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Tips & Tricks: Learning by Ear vs. Reading Sheet Music – Which is the Better Way to Learn the Fiddle?

small__5653690833For several years I ran a fiddle camp and hired many other instructors.  It was interested to hear what their opinions were when it comes to learning by ear vs. learning from sheet music.  It is a very divisive topic among fiddlers!

As with everything, there are pros and cons with both methods!

Reading Sheet Music:


  1. You can learn music that you have never heard.
  2. Sheet music shows you both the notes you need to play and the rhythms.


  1. You have to have the sheet music in order to be able to play a fiddle tune.
  2. Learning to read sheet music can be a slow process and it can take longer before you are able to play a recognizable tune.

Learning by Ear:


  1. If you hear a great tune that you want to play, you can learn it, even if you can’t find the sheet music.
  2. You can start playing fiddle tunes quicker than if you learn from sheet music.


  1. Tablature does not show you the rhythm of the music, so you have to know what the piece is supposed to sound like.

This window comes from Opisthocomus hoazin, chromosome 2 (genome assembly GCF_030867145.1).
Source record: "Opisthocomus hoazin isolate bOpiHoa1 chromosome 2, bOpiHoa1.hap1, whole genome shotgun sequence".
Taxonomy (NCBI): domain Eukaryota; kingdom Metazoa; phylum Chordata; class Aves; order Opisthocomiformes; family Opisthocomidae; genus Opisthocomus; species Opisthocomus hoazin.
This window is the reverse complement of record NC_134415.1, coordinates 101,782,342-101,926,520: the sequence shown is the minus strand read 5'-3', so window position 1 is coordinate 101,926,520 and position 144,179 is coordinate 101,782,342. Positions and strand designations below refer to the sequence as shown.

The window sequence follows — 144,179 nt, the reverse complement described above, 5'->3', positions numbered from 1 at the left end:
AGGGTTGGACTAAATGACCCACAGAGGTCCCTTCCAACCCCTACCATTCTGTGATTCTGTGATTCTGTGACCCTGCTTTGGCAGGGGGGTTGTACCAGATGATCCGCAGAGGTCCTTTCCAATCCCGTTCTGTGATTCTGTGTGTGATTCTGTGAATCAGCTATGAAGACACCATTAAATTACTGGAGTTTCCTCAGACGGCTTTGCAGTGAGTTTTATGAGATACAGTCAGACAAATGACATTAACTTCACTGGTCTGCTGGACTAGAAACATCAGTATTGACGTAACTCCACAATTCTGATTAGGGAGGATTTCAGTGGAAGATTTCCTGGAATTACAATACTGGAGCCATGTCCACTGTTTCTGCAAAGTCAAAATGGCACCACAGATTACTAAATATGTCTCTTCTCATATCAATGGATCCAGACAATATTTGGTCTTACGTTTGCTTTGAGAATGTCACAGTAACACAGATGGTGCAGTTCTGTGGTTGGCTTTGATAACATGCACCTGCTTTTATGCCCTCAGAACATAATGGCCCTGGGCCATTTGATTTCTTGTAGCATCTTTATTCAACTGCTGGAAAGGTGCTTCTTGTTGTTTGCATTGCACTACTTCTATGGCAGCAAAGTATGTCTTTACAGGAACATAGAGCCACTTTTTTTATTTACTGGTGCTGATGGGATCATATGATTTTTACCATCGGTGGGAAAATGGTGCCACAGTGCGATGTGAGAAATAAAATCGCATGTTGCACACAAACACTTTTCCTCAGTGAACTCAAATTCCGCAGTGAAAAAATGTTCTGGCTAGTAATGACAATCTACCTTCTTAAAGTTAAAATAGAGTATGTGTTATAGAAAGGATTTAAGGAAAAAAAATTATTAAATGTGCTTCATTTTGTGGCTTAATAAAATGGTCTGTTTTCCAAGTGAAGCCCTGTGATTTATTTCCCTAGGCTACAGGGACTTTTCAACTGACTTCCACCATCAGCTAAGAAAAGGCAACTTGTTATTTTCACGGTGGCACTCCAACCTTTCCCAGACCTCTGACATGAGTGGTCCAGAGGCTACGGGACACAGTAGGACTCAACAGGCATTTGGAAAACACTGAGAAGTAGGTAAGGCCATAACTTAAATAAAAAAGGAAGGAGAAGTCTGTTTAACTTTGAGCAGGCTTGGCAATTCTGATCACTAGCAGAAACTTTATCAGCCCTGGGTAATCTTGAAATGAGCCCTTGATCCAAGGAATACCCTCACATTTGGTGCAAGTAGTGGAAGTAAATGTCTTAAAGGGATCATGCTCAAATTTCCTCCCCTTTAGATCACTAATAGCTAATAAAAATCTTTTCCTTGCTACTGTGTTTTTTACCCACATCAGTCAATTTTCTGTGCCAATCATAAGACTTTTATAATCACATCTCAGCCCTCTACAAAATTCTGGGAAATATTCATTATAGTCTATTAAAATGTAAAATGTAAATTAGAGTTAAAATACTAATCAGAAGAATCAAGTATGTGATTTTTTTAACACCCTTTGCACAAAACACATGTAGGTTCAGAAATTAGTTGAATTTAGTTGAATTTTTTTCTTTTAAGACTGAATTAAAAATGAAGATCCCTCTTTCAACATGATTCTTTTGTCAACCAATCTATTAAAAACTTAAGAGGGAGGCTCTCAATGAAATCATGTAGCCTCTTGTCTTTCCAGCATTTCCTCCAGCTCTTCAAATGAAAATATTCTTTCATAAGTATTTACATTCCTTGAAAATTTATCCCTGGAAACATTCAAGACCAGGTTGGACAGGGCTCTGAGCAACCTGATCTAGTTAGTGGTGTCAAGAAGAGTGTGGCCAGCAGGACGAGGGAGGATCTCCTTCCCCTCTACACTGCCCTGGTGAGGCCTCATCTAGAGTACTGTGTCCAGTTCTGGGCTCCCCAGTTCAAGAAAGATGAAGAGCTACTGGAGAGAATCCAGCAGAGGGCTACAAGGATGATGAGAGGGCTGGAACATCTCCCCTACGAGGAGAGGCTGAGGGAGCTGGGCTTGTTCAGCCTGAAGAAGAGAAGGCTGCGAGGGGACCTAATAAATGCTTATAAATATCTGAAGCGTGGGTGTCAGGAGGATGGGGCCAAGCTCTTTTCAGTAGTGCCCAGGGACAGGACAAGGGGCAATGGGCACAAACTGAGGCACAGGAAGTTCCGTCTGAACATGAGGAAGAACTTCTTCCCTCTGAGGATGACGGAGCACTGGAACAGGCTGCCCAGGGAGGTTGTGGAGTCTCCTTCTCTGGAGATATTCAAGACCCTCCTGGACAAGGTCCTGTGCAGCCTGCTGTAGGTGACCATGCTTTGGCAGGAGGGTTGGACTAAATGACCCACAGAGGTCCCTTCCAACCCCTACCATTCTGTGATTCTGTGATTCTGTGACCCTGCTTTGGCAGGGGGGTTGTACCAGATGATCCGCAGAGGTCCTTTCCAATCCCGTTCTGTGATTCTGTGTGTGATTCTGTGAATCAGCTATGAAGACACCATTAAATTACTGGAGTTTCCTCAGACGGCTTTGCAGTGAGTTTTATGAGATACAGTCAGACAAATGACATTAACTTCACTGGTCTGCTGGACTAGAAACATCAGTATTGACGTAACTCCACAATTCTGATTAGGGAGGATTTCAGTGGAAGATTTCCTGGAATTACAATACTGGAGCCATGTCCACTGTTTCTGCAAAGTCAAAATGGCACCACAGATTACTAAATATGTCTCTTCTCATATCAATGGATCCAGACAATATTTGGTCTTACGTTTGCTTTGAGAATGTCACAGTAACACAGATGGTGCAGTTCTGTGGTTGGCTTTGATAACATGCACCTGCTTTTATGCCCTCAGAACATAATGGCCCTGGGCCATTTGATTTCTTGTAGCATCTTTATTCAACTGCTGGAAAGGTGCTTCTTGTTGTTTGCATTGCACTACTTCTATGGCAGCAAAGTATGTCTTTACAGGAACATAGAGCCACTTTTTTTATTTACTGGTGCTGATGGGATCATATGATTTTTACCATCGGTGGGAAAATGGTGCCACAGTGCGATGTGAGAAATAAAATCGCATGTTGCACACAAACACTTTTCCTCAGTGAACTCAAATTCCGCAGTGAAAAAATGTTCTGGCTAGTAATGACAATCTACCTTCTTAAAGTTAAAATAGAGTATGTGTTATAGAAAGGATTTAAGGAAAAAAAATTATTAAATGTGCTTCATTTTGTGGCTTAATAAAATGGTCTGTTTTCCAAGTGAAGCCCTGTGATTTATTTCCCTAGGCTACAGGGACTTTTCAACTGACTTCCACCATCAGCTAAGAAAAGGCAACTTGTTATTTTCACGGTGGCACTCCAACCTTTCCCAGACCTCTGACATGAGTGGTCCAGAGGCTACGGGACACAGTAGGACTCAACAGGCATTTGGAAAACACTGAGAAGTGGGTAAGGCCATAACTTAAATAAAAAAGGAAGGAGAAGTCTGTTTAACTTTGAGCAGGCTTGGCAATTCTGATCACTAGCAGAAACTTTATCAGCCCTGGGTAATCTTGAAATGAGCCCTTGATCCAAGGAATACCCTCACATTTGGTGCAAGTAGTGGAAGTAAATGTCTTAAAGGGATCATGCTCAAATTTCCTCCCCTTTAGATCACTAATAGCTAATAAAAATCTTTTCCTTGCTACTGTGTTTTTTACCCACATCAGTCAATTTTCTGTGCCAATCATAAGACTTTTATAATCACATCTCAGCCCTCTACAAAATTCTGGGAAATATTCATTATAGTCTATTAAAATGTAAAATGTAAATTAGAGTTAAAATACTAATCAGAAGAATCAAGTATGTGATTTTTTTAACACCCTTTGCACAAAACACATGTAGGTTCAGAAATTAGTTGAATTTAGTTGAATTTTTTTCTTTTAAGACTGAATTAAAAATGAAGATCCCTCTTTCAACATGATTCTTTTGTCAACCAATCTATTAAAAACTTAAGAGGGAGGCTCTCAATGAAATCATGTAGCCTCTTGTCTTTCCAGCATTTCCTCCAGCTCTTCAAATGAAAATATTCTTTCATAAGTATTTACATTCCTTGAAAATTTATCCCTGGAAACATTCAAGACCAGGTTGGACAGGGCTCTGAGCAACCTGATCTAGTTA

So, what is my opinion?  I think that the best musicians can learn both by ear and from sheet music.  I started playing classical music, so was well versed in learning from sheet music and learned how to sigh read really well.  When I went to live in Ireland I was introduced to learning by ear, and it was terrifying at first.  It is now liberating to be able to go to jam sessions and sometimes being able to pick up new pieces from hearing them played.

With my own students, especially my young students, I like to teach by ear first and then after about a term introduce sheet music.  This allows my students to become familiar with the violin without having to think about reading music too.  Having said that, I do use tablature with some of my older students who have no interest in learning how to read music.  It is all depending on the student’s needs.

Leave a comment below to tell me how you started off learning the fiddle.

photo credit: teawithlizzie via photopin cc

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